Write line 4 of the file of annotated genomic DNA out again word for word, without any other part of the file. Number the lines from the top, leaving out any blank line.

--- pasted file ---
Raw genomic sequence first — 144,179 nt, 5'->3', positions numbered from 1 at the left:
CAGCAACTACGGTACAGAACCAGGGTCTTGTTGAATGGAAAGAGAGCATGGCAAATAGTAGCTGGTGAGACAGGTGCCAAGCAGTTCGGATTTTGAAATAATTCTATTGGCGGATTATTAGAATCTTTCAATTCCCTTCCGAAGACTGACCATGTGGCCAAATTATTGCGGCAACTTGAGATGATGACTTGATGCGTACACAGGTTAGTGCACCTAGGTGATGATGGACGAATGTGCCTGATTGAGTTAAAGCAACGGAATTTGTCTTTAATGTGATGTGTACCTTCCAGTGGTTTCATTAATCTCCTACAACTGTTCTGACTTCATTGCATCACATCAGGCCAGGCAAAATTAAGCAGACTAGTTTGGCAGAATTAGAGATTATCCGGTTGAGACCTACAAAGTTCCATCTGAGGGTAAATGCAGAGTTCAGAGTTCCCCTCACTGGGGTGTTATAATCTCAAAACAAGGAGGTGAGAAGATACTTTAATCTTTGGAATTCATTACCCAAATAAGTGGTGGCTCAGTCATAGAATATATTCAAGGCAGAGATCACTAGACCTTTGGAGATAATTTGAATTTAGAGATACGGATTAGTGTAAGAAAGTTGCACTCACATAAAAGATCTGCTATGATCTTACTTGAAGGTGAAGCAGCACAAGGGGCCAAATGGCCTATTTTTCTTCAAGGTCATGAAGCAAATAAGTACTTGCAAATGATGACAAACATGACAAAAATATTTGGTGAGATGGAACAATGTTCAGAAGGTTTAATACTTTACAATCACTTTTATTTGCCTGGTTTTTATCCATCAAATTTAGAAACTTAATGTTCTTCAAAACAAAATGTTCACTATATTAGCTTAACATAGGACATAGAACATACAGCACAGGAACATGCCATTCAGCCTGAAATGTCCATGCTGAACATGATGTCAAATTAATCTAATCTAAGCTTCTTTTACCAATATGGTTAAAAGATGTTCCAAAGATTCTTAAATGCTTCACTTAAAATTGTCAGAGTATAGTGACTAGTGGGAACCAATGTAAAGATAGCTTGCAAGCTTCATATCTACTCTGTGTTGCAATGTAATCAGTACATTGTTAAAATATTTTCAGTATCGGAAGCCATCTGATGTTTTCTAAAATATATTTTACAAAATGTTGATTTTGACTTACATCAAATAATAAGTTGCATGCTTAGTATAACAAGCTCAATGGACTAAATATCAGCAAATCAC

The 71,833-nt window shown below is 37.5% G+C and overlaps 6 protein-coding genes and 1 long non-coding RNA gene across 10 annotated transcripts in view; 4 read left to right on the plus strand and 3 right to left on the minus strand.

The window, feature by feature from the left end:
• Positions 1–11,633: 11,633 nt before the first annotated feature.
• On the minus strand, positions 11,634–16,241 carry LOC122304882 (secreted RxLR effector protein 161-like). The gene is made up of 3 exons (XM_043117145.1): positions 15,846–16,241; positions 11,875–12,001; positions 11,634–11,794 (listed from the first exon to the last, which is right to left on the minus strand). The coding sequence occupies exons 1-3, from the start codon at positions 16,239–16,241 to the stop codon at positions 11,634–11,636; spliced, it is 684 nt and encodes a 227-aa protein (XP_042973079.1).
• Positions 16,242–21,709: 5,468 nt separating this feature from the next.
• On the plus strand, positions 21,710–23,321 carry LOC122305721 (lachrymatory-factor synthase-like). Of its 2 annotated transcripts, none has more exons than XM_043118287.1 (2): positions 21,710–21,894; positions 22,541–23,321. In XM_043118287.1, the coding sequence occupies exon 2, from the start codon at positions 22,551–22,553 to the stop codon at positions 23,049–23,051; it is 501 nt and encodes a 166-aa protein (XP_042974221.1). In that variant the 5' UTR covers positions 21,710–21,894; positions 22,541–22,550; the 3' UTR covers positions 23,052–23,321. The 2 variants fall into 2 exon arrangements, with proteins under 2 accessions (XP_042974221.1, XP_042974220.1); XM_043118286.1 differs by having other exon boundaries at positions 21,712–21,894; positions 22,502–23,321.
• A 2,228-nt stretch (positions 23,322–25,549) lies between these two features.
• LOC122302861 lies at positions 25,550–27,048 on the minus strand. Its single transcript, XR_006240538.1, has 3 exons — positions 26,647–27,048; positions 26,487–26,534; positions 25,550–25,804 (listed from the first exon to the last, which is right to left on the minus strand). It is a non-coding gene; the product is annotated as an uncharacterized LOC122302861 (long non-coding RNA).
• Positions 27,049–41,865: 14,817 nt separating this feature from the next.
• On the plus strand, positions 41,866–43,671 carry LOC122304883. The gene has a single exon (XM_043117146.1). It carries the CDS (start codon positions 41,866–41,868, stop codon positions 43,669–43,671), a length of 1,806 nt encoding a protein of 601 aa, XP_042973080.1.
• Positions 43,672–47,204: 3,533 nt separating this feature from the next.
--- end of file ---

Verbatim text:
The window, feature by feature from the left end: